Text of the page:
What causes back pain?
Back pain can be caused by any number of problems. According to the ACA, back pain is the third most common reason for doctor’s office visits, and is not usually caused by serious conditions such as arthritis, infection, or cancer. Some common causes of back pain are:
Muscle or ligament strain: Heavy lifting, sudden movement, or awkward sleeping positions have been known to cause strain on muscles and ligaments in the back. Pulled muscles, tendons, and ligaments can lead to tightness in the back and painful spasms.
Bulging discs: The back has 24 spinal discs, which are spongy cushions that separate the individual vertebrae in the spinal cord and up through the neck. These discs act as shock absorption, and allow for pivot points (movement) in the back. When inflammation occurs around the tough membrane surrounding the vertebral disc without rupturing it, the disc is referred to as bulging. Bulging discs can lead to numbness, pain, and difficulty walking (among other symptoms).
Herniated discs: Herniated discs, or slipped discs, are commonly mixed up with bulging discs. A herniated disc has ruptured the tough membrane surrounding the spongy tissue, causing the soft material to push through the rupture and irritate nerves around the area. Herniated discs can cause arm or leg pain, numbness, tingling, and muscle weakness. Herniated discs can cause inflammation leading to pinched nerves which can affect limbs and mobility.
Arthritis (or osteoarthritis): According to the Arthritis Foundation, arthritis is not a single disease, but a way to refer to joint pain or joint disease. Osteoarthritis is the most common form of arthritis, and characterized by swelling and tenderness in the joints, usually caused by the deterioration of cartilage between bones in joints. This causes bones to rub up against each other during movement, which leads to swelling, stiffness and pain. Arthritis usually worsens with age, as cartilage continues to break down. Obesity and medical history can also contribute to risk factors associated with arthritis.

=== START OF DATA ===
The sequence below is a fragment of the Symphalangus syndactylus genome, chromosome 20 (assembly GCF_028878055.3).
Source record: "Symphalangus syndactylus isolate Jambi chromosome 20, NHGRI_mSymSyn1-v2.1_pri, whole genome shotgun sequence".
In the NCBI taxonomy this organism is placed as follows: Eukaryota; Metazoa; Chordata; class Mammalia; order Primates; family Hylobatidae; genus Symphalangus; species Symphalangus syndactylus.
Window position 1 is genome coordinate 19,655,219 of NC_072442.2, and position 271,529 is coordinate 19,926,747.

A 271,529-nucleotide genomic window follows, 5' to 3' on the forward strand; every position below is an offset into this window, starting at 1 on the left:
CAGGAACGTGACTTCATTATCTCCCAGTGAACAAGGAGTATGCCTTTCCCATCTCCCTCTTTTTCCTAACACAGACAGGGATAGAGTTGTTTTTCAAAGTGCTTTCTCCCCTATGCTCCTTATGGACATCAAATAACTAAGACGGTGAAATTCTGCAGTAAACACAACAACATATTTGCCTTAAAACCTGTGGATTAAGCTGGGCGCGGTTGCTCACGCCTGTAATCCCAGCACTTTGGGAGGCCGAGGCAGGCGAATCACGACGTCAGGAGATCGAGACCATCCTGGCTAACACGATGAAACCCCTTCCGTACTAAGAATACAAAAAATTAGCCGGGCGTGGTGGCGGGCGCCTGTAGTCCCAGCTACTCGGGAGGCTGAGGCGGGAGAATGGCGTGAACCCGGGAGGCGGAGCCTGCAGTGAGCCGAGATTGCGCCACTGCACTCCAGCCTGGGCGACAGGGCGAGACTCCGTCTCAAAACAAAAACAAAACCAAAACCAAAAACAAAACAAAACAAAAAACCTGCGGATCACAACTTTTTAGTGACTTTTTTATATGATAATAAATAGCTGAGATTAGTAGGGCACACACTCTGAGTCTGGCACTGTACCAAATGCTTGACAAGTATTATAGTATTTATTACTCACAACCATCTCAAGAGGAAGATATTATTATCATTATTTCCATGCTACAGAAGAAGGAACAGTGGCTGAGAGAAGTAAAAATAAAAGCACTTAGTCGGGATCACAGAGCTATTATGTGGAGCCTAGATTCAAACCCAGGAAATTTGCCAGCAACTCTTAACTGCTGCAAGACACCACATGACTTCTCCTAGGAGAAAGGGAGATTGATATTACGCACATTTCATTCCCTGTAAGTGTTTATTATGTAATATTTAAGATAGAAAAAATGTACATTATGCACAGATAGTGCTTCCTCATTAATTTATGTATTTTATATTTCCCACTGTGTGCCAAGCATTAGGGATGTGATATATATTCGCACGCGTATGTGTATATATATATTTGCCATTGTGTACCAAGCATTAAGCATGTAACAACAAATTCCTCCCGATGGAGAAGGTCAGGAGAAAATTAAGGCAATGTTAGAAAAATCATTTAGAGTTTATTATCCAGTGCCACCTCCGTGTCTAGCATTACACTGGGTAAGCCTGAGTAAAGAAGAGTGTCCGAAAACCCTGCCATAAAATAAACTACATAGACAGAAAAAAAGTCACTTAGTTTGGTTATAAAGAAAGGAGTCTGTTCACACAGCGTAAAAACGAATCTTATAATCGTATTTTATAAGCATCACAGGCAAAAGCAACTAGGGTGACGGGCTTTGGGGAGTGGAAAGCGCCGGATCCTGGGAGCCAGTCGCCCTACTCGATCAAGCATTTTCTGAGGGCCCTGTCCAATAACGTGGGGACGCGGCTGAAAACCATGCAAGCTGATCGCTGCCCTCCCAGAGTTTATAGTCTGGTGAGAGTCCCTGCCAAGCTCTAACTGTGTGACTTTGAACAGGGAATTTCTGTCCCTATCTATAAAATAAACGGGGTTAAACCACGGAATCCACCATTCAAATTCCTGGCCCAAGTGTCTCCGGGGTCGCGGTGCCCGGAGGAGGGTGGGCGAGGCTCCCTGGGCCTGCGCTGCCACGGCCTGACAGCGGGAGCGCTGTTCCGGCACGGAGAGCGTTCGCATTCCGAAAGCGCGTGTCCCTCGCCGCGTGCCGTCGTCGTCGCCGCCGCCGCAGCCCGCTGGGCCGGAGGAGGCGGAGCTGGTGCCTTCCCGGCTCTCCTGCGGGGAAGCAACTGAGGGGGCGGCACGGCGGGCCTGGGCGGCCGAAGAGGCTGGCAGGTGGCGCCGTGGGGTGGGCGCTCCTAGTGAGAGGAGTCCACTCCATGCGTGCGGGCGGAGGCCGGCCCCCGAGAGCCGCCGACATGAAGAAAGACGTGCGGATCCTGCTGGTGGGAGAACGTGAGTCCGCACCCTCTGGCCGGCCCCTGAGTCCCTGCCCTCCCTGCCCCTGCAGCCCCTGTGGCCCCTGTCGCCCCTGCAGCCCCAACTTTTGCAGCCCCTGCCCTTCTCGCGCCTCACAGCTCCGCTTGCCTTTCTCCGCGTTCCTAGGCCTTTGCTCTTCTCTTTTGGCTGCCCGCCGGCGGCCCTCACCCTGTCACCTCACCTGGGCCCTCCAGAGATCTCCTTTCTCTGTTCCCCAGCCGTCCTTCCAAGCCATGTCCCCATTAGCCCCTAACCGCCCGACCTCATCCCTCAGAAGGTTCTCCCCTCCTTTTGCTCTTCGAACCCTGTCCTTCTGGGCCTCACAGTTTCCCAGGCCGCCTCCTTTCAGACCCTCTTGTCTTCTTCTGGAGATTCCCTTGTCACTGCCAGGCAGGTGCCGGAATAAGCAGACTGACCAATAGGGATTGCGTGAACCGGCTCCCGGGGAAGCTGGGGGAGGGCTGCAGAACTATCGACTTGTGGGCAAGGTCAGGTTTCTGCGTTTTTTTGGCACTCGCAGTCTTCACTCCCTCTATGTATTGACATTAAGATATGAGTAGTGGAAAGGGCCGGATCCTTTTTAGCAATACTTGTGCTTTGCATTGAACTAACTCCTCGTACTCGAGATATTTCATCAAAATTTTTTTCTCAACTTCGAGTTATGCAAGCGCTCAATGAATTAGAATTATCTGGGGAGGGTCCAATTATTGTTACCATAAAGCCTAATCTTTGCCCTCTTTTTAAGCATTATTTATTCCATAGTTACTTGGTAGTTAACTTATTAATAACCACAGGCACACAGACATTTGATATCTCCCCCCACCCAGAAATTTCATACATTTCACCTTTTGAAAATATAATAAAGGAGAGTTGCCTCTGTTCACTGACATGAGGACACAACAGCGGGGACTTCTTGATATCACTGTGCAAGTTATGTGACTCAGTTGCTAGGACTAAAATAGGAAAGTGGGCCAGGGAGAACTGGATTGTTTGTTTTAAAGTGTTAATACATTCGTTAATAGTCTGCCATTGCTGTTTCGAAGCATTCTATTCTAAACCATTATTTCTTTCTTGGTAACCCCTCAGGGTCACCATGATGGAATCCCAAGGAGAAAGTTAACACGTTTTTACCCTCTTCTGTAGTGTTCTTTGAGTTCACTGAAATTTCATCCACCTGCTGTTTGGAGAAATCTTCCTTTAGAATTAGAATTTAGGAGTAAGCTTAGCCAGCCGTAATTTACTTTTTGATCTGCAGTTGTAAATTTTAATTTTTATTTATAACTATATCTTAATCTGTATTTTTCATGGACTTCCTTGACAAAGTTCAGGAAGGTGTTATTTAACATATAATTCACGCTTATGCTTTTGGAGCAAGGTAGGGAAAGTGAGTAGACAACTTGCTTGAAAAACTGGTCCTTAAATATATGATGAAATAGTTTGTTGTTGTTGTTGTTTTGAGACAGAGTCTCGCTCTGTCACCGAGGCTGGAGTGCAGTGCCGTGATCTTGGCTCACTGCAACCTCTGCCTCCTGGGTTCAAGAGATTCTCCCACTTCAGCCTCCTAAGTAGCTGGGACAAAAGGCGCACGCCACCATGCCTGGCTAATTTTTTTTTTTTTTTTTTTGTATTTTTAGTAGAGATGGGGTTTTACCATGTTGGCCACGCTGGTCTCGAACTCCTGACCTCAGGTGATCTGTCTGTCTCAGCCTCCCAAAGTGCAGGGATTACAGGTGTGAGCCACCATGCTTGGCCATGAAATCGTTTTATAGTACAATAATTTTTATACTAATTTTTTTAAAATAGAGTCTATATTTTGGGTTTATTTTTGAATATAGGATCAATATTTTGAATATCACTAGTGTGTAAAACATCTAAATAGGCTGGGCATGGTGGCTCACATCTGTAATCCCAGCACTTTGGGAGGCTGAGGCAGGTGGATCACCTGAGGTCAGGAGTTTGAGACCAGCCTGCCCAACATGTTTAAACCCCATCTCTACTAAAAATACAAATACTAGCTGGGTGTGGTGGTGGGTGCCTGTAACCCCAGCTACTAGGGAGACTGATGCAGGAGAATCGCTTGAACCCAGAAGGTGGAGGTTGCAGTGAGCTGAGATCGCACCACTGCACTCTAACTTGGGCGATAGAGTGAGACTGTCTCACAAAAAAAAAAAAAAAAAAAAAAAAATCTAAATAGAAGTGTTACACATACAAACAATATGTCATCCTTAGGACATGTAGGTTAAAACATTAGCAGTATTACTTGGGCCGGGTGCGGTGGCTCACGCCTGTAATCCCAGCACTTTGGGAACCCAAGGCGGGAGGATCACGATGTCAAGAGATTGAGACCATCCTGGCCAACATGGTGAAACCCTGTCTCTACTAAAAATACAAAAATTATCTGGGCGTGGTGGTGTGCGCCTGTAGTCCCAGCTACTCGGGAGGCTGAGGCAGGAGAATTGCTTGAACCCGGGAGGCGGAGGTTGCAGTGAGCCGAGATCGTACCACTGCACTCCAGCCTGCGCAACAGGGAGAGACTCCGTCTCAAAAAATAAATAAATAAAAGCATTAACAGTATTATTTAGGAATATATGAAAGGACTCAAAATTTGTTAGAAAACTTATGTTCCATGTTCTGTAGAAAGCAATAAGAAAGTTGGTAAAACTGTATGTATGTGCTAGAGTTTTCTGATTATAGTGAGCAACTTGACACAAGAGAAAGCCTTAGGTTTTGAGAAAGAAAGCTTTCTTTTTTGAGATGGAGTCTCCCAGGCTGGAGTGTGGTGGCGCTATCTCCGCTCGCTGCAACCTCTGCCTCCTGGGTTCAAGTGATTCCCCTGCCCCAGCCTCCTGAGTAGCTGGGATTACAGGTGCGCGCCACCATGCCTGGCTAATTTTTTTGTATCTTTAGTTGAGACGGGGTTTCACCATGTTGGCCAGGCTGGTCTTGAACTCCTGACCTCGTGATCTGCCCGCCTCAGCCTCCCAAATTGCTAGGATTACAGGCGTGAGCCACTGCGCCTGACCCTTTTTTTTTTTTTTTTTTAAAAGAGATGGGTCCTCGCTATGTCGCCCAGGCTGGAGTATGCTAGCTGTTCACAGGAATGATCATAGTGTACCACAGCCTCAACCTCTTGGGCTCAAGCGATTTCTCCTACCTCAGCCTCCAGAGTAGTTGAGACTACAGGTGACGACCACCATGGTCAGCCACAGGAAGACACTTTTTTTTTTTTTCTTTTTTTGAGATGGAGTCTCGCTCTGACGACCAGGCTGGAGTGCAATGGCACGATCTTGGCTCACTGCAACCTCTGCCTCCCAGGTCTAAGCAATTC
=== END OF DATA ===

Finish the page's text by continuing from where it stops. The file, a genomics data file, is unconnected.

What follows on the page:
Osteoporosis: Osteoporosis is a disease that causes bones to lose mass, thereby becoming weak and brittle. When the body loses too much bone mass without making enough replacement bone, bones can be fractured more easily. In severe cases, osteoporosis can lead to bone fractures from small occurrences like sneezing or bending over. When left untreated, osteoporosis leads to back pain, loss of height, and easy bone breakage.
Stress: Poor posture, excess weight, or inadequate exercise can lead to pressure on the muscles on the back. If the body is constantly hunched over, or muscles are left tight without stretching, the muscles in the back have to work extra hard to maintain mechanical mobility. This can lead to aching and soreness in the back.
Fibromyalgia: Fibromyalgia is a chronic disorder that causes fatigue, pain in muscles and bones, tenderness, and cognitive disturbances (like lack of sleep). Fibromyalgia causes regions of pain that produce a constant dull aching. Because the nerves of the body are constantly being stimulated due to pain, the brain develops an abnormal nervous system response to pain, causing the pain receptors in the brain to overreact to pain and non-painful stimuli. Illness, trauma, stress, and genetic inheritance (family history of the disease) can cause fibromyalgia.
Back pain is one of the most persistent and widespread conditions affecting Americans today, Sesame offers a range of care options such as chronic care visits, chiropractic visits, and physical therapy visits.